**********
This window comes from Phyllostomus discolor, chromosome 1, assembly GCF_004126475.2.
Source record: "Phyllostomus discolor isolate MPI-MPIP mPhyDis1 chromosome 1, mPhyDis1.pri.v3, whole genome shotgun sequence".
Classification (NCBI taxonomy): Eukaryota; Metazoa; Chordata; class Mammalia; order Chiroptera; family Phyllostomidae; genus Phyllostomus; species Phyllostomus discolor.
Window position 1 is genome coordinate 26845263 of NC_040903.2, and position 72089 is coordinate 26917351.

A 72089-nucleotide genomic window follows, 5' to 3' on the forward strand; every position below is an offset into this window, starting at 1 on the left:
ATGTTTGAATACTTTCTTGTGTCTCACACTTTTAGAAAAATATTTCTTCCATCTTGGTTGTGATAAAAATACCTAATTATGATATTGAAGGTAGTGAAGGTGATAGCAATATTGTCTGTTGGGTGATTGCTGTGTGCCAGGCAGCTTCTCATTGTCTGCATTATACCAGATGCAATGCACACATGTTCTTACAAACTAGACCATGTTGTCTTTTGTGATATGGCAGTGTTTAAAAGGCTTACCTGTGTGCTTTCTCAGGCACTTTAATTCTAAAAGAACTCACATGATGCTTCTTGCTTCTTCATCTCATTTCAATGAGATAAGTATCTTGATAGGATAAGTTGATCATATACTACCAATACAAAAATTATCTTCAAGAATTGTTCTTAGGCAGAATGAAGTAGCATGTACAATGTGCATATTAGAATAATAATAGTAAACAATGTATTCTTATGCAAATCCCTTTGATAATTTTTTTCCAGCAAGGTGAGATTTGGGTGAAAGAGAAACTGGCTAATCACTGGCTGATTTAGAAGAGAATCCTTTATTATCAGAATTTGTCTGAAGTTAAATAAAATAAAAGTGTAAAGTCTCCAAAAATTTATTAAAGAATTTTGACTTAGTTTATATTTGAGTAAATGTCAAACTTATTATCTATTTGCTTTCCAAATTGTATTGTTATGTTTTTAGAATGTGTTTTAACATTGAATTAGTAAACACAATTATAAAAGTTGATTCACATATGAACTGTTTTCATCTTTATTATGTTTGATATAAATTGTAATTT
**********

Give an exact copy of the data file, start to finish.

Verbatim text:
This window comes from Phyllostomus discolor, chromosome 1, assembly GCF_004126475.2.
Source record: "Phyllostomus discolor isolate MPI-MPIP mPhyDis1 chromosome 1, mPhyDis1.pri.v3, whole genome shotgun sequence".
Classification (NCBI taxonomy): Eukaryota; Metazoa; Chordata; class Mammalia; order Chiroptera; family Phyllostomidae; genus Phyllostomus; species Phyllostomus discolor.
Window position 1 is genome coordinate 26845263 of NC_040903.2, and position 72089 is coordinate 26917351.

A 72089-nucleotide genomic window follows, 5' to 3' on the forward strand; every position below is an offset into this window, starting at 1 on the left:
ATGTTTGAATACTTTCTTGTGTCTCACACTTTTAGAAAAATATTTCTTCCATCTTGGTTGTGATAAAAATACCTAATTATGATATTGAAGGTAGTGAAGGTGATAGCAATATTGTCTGTTGGGTGATTGCTGTGTGCCAGGCAGCTTCTCATTGTCTGCATTATACCAGATGCAATGCACACATGTTCTTACAAACTAGACCATGTTGTCTTTTGTGATATGGCAGTGTTTAAAAGGCTTACCTGTGTGCTTTCTCAGGCACTTTAATTCTAAAAGAACTCACATGATGCTTCTTGCTTCTTCATCTCATTTCAATGAGATAAGTATCTTGATAGGATAAGTTGATCATATACTACCAATACAAAAATTATCTTCAAGAATTGTTCTTAGGCAGAATGAAGTAGCATGTACAATGTGCATATTAGAATAATAATAGTAAACAATGTATTCTTATGCAAATCCCTTTGATAATTTTTTTCCAGCAAGGTGAGATTTGGGTGAAAGAGAAACTGGCTAATCACTGGCTGATTTAGAAGAGAATCCTTTATTATCAGAATTTGTCTGAAGTTAAATAAAATAAAAGTGTAAAGTCTCCAAAAATTTATTAAAGAATTTTGACTTAGTTTATATTTGAGTAAATGTCAAACTTATTATCTATTTGCTTTCCAAATTGTATTGTTATGTTTTTAGAATGTGTTTTAACATTGAATTAGTAAACACAATTATAAAAGTTGATTCACATATGAACTGTTTTCATCTTTATTATGTTTGATATAAATTGTAATTT